100 Miles for Hope encourages 74-year-old to come back from double brain surgery

LeClaire, IA

My name is Ron Leiby. I’m a longtime member of Buffalo Bill Post 347 of Iowa.

Prior to April 2020, I had been working out at a gym three to four times a week for about two hours each time. I also got exercise working around the yard and through several volunteer organizations. Sometime during that period I jarred my head enough to break blood vessels, which filled my head with enough blood to push half of my brain into the other half of my cranium, causing severe pain. After arriving at a hospital I was informed by the neurologist that I had to have a serious operation to drain the blood and repair the damage. The first operation was not successful, so a second one was needed. I ended up with four permanent holes in my head. While in the hospital, because they had to discontinue the blood thinner I had been taking due to another prior situation, I developed blood clots. And had to have another procedure for that. I ended up spending a little over a month in the hospital. During that time the COVID situation began which resulted in no visitors the entire time. I was finally sent home to begin rehab. My wife had passed away four years ago. I could hardly walk and had to have a full-time person take care of me. It was very degrading and embarrassing. Being an active man prior to all this and now having to be waited on hand and foot, walking at best with the aid of a walker, having the person cook all my food, wash me and my clothes, help me to the bathroom, etc. took a lot out of me. This lasted for a little over a month till I could walk on my own and pretty much take care of myself. But I was still not moving much, and couldn’t exercise at all.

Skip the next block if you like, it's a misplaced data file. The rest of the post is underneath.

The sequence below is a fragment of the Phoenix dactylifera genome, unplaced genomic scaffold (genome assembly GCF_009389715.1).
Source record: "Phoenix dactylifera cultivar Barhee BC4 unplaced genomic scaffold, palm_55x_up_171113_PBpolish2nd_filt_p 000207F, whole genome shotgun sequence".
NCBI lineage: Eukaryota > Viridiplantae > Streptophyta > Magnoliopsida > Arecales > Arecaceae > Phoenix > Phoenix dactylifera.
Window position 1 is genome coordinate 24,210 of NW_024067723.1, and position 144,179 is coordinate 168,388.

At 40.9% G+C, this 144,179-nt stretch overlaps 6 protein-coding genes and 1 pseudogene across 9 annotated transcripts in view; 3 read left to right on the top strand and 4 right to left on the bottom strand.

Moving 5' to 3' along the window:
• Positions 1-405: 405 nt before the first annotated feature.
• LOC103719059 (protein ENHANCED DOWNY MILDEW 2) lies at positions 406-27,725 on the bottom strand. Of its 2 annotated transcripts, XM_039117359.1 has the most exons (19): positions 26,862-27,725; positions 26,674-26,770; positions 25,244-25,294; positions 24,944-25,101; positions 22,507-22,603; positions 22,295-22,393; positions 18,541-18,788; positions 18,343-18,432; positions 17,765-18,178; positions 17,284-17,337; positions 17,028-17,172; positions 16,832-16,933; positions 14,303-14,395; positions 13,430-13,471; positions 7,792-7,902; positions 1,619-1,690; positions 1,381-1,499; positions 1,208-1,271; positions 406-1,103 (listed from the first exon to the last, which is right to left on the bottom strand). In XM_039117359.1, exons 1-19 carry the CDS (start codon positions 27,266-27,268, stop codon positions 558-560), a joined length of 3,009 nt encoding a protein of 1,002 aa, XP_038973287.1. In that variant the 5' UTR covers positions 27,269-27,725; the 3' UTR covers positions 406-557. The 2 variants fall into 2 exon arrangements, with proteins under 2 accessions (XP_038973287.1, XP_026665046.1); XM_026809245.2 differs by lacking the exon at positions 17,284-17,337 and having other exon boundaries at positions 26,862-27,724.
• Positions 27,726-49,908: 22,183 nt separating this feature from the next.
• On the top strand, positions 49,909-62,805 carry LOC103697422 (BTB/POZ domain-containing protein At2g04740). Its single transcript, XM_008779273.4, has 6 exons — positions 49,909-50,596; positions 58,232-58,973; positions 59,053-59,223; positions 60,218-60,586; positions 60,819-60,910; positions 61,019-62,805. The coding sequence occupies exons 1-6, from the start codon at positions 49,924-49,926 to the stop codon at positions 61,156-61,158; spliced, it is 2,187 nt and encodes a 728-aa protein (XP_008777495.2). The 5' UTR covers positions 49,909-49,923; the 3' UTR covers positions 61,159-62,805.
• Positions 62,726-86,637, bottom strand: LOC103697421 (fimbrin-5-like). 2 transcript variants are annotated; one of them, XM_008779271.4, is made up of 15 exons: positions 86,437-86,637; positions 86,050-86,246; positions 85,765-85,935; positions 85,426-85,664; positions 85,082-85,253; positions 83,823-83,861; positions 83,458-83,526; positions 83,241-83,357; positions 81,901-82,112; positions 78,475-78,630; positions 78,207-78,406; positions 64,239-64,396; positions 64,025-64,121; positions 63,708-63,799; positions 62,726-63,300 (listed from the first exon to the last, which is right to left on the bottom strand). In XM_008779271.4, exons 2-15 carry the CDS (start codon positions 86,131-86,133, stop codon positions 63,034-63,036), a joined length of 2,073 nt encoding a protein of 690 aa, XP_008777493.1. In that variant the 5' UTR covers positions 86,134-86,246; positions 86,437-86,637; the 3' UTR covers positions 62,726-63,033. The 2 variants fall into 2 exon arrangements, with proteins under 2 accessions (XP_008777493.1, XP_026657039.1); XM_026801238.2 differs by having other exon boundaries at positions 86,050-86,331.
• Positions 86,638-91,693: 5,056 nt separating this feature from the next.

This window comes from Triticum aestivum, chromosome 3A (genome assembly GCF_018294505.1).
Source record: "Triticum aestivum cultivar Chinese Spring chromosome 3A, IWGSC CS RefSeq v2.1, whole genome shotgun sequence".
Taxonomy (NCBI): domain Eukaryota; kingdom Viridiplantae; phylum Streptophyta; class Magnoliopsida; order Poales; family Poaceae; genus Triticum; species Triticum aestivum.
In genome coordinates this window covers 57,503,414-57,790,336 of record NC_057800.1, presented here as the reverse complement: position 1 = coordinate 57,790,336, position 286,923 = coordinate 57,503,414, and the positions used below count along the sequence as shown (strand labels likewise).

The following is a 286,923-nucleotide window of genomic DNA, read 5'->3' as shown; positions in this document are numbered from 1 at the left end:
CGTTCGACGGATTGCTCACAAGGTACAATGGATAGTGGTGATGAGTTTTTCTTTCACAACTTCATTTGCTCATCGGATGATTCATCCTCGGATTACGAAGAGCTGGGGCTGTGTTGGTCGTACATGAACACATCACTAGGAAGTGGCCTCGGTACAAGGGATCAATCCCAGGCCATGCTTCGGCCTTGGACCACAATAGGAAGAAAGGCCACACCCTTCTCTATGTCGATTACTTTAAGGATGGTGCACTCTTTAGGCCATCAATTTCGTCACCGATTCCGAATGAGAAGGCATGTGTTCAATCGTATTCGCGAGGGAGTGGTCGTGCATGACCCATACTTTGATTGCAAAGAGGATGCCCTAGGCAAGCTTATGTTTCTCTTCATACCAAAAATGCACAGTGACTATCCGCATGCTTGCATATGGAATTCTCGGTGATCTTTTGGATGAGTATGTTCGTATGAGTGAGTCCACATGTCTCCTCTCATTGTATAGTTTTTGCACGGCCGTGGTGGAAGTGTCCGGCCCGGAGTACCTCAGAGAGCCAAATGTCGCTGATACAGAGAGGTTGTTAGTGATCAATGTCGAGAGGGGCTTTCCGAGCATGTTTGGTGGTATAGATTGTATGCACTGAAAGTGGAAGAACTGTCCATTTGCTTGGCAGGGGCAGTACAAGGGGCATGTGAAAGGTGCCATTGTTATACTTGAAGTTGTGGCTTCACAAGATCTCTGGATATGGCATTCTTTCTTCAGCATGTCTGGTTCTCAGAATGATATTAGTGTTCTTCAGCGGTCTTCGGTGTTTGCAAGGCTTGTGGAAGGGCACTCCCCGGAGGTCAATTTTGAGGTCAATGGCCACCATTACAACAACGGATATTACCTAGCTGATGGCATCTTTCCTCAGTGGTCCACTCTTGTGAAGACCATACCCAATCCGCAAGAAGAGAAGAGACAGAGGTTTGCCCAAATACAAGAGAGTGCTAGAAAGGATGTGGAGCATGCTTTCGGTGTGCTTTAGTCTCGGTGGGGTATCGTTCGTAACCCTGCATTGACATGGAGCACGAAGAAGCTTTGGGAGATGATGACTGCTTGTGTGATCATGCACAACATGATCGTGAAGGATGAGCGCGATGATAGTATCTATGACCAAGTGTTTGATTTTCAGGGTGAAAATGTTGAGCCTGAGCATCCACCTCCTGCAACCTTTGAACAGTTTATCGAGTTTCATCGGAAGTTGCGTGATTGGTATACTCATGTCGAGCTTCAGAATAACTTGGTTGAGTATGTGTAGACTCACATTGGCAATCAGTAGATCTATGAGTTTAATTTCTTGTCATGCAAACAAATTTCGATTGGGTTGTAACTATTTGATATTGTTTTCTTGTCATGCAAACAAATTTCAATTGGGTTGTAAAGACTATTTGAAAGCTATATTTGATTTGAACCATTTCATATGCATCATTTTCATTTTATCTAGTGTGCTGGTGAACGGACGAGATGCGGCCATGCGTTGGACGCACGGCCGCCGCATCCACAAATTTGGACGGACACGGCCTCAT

Then during the summer I had heard about the Legion’s 100 Miles for Hope program and decided that I was eventually going to set a goal of participating. I practiced until I could walk short distances, and then about the end of August I began the program. My house has a long deck in front that I used to start walking. I could walk 21 steps in one direction and 21 steps back. I carried an iPhone with an exercise app that kept count of how many feet I would walk. I would do that both ways five times and then rest. I would continue until I walked a mile, then stop. On rainy days, I would use my treadmill in the basement. I’d rather be outside for the fresh air and scenery (I have a view of the Mississippi River from my deck). Every day I would walk, determined to keep walking at least a mile a day. As I progressed, I was quick-walking without stopping to rest. Then adding all my walking, not just on the deck but also to the end of my long driveway and back, and around the house, I was up to about 2 miles a day. I started to feel much better and much stronger. Eventually, because of the weather getting colder, I purchased a recumbent bike and placed it in my upper TV room. I started riding on that bike 2 miles a day, then 3, 4 and sometimes 5. Sometimes, depending on time and how I felt, I would do a half-mile or mile on the treadmill too. In the last month I had left to finish my 100 days, I began alternating between the treadmill and the bike. At this time, I was able to do a lot of work in the yard along with the bike and treadmill workout. Although I finished my 100-day journey on Nov. 31., I am still continuing the regiment and get an average of 2-3 miles a day. I’m pretty much back to where I was prior to the first of April. I credit this program for helping me to regain my health and normal use of my entire body. If you would have seen me at the beginning of May and then compare that to now, well, it is quite a transformation. It had a side benefit too: it gave me something safe to do and a goal to accomplish during this COVID madness to keep my mind off it. A big thanks-you goes to The American Legion for helping me get my life back.

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